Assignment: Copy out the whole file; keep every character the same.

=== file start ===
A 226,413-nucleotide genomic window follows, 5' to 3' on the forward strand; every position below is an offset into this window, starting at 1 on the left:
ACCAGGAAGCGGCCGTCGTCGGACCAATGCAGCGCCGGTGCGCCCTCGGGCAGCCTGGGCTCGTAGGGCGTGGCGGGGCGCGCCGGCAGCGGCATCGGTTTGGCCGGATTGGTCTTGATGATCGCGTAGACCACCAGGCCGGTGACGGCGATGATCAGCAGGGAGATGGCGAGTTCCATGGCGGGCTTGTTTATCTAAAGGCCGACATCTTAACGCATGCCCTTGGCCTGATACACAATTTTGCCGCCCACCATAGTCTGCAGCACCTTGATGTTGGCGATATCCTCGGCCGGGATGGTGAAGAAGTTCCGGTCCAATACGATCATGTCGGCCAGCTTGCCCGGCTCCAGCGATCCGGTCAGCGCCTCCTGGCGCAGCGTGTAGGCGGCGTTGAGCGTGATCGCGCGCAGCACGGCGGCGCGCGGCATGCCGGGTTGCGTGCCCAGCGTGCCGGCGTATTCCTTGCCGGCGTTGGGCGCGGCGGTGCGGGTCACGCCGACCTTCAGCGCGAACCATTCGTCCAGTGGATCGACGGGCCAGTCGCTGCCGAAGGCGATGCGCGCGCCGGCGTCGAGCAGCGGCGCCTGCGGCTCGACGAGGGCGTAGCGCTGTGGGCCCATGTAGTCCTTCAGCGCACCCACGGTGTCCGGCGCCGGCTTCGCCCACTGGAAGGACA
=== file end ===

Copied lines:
A 226,413-nucleotide genomic window follows, 5' to 3' on the forward strand; every position below is an offset into this window, starting at 1 on the left:
ACCAGGAAGCGGCCGTCGTCGGACCAATGCAGCGCCGGTGCGCCCTCGGGCAGCCTGGGCTCGTAGGGCGTGGCGGGGCGCGCCGGCAGCGGCATCGGTTTGGCCGGATTGGTCTTGATGATCGCGTAGACCACCAGGCCGGTGACGGCGATGATCAGCAGGGAGATGGCGAGTTCCATGGCGGGCTTGTTTATCTAAAGGCCGACATCTTAACGCATGCCCTTGGCCTGATACACAATTTTGCCGCCCACCATAGTCTGCAGCACCTTGATGTTGGCGATATCCTCGGCCGGGATGGTGAAGAAGTTCCGGTCCAATACGATCATGTCGGCCAGCTTGCCCGGCTCCAGCGATCCGGTCAGCGCCTCCTGGCGCAGCGTGTAGGCGGCGTTGAGCGTGATCGCGCGCAGCACGGCGGCGCGCGGCATGCCGGGTTGCGTGCCCAGCGTGCCGGCGTATTCCTTGCCGGCGTTGGGCGCGGCGGTGCGGGTCACGCCGACCTTCAGCGCGAACCATTCGTCCAGTGGATCGACGGGCCAGTCGCTGCCGAAGGCGATGCGCGCGCCGGCGTCGAGCAGCGGCGCCTGCGGCTCGACGAGGGCGTAGCGCTGTGGGCCCATGTAGTCCTTCAGCGCACCCACGGTGTCCGGCGCCGGCTTCGCCCACTGGAAGGACA